County-Level Distribution of Ixodes and Lyme Disease Spirochetes in US
This new summary article by employees of the CDC, presents the first county-level map of the distribution of Lyme disease spirochetes in host seeking Ixodes ticks between 2004-2019 in the contiguous United States. Data compiled for this summary was from literature searches; publicly available tick-borne pathogen surveillance databases (ArboNet Tick module); and internal CDC pathogen testing databases to map the county-level distribution of Lyme disease spirochetes reported in host-seeking Ixodes pacificus and Ixodes scapularis across the contiguous US.
Investigators narrowed their search to include only host-seeking ticks, because ticks in this state are most likely to bite humans, and because host-seeking ticks provide enhanced spatial precision compared to ticks collected from mobile hosts. Data used was restricted to studies that collected ticks by flagging, dragging or CO2 Traps. Ticks that were collected from mobile hosts such as wildlife, pets, and livestock were excluded because county of exposure could not be confirmed. County level pathogen infection data was included from these sources when provided.
Authors report B. burgdorferi s.s. infected I. scapularis from 384 counties in 26 eastern states of the Northeastern, North Central and Mid-Atlantic regions. B. burgdorferi s.s. infected I. pacificus were reported from 20 counties 2 western states, primarily from northern and north-coastal California. Borrelia mayonii was reported in I. scapularis in 10 counties in Minnesota and Wisconsin, where records of B. burgdorferi s.s. were also reported.
Important caveats that the authors state in regard to this mapping effort:
- ” The reported distribution of B. burgdorferi s.s and B. mayonii in host seeking ticks is almost certainly an underestimate of the actual distribution of these disease agents.”
- “Though support for and participation in tick and tick-borne pathogen surveillance has increased in the US in recent years, collection and pathogen testing efforts have been limited with most efforts focused on US regions where Lyme disease cases are most commonly reported.”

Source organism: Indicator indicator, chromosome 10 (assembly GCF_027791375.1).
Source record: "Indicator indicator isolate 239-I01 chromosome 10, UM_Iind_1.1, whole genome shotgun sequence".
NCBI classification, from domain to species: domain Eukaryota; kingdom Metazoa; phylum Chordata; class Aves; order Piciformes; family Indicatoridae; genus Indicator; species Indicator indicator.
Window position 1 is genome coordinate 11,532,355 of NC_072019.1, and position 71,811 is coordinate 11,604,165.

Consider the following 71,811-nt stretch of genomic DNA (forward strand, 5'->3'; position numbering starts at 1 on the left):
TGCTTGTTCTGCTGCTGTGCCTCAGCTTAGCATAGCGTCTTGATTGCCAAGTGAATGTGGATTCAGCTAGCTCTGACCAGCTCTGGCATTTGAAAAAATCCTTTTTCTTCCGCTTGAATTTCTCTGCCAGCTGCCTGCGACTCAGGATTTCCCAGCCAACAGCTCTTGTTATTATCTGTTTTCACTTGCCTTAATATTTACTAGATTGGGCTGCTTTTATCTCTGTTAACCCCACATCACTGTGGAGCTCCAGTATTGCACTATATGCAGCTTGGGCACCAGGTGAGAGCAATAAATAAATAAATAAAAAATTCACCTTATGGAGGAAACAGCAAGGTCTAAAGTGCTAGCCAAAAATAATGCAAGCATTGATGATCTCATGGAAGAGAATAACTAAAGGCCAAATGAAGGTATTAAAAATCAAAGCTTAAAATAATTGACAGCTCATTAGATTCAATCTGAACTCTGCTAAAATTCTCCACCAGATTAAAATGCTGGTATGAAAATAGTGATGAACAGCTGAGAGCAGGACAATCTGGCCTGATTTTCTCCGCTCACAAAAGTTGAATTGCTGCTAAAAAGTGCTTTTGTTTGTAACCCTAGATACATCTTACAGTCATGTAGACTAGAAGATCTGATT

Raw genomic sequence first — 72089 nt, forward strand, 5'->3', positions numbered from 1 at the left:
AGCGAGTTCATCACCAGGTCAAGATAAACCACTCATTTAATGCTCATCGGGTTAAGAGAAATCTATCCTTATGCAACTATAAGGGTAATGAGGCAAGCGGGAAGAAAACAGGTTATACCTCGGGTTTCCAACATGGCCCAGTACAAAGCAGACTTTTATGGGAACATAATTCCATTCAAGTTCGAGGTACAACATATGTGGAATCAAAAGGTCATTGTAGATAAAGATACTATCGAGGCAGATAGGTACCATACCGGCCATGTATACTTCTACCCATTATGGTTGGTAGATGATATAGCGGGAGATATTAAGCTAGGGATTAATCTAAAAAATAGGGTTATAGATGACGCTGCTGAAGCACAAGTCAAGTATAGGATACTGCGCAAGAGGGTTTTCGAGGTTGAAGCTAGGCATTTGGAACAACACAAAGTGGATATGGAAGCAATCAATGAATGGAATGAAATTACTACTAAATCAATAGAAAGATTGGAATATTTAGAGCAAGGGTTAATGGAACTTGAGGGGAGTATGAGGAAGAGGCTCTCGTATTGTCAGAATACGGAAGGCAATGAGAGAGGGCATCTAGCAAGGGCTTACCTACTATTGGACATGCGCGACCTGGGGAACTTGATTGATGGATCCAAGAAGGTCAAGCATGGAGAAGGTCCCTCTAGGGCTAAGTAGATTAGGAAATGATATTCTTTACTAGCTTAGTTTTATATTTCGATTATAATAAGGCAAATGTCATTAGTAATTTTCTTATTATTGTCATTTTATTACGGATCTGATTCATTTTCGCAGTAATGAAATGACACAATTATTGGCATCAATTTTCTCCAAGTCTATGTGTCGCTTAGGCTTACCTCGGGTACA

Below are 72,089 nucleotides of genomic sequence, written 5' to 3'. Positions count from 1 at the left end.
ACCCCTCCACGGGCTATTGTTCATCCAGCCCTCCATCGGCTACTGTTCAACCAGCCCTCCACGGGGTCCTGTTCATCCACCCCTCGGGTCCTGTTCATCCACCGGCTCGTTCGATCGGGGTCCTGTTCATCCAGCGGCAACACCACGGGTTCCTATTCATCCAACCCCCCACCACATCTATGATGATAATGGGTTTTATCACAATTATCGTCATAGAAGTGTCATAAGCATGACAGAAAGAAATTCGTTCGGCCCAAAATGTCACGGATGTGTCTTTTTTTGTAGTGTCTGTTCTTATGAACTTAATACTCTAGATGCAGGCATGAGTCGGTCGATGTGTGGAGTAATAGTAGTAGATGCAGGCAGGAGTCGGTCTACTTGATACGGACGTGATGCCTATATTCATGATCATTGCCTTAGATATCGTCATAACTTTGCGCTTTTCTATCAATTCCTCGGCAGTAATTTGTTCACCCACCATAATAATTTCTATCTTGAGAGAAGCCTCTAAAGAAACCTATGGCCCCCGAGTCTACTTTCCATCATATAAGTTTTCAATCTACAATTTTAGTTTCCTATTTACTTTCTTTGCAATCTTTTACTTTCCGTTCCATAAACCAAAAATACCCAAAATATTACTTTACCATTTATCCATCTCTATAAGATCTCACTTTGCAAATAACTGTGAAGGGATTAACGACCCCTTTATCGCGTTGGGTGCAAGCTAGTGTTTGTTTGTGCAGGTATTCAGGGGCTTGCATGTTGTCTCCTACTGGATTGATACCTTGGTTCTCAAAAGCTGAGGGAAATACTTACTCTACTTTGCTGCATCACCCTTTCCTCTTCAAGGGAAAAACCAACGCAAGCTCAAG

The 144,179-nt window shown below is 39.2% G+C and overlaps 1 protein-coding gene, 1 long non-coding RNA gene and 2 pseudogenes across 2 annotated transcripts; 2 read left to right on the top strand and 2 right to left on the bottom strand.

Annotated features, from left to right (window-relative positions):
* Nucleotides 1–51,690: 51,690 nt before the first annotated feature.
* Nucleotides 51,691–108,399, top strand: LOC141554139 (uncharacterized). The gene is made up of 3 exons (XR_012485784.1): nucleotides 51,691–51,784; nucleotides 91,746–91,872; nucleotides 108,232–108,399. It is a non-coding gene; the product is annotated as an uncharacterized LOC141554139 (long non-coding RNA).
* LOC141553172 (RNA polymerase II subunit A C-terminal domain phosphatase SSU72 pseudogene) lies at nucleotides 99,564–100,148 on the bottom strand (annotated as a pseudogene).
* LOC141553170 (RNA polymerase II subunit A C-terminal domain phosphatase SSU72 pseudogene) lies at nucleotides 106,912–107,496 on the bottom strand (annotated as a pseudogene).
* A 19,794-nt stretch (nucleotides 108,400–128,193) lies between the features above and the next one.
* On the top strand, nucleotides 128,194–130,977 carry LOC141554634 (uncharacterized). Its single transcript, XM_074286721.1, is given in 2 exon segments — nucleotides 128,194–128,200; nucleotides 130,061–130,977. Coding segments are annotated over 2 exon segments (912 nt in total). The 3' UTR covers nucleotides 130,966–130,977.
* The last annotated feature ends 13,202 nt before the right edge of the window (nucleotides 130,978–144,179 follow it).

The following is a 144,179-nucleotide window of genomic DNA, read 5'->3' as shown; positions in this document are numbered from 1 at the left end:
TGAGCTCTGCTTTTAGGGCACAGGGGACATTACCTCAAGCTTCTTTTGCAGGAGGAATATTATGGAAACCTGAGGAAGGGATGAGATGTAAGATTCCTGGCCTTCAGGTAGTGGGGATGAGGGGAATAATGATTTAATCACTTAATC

- “In some instances, lack of records could represent lack of sampling effort or low prevalence of pathogens within sampled tick populations.”
The authors were confident in the distribution of tick presence records, but for counties where Lyme disease spirochete has not been documented in ticks, they were unable to determine whether this represented a true absence of pathogen or a merely a failure to detect the pathogen. Lack of data is especially evident in the Rocky Mountain region, Western plains and Southwestern region in regard to both tick presence and pathogen detection; and in the Southeastern region and Western states for pathogen detection. Continued surveillance and reporting will likely result in additional counties to be added to the map, and reporting densities of infected host-seeking ticks for many jurisdictions may be possible in the future.
In comparison to a broad distribution of vector ticks, the resulting map shows a more limited distribution of Lyme disease spirochetes.
LDA NOTE: Contained in the journal article: This work is written by (a) US Government employee(s) and is in the public domain in the US.
Read full article here
Amy C Fleshman, Christine B Graham, Sarah E Maes, Erik Foster, Rebecca J Eisen, Reported County-Level Distribution of Lyme Disease Spirochetes, Borrelia burgdorferi sensu stricto and Borrelia mayonii (Spirochaetales: Spirochaetaceae), in Host-Seeking Ixodes scapularis and Ixodes pacificus Ticks (Acari:Ixodidae) in the Contiguous United States, Journal of Medical Entomology, 2021;tjaa283, https://doi.org/10.1093/jme/tjaa283
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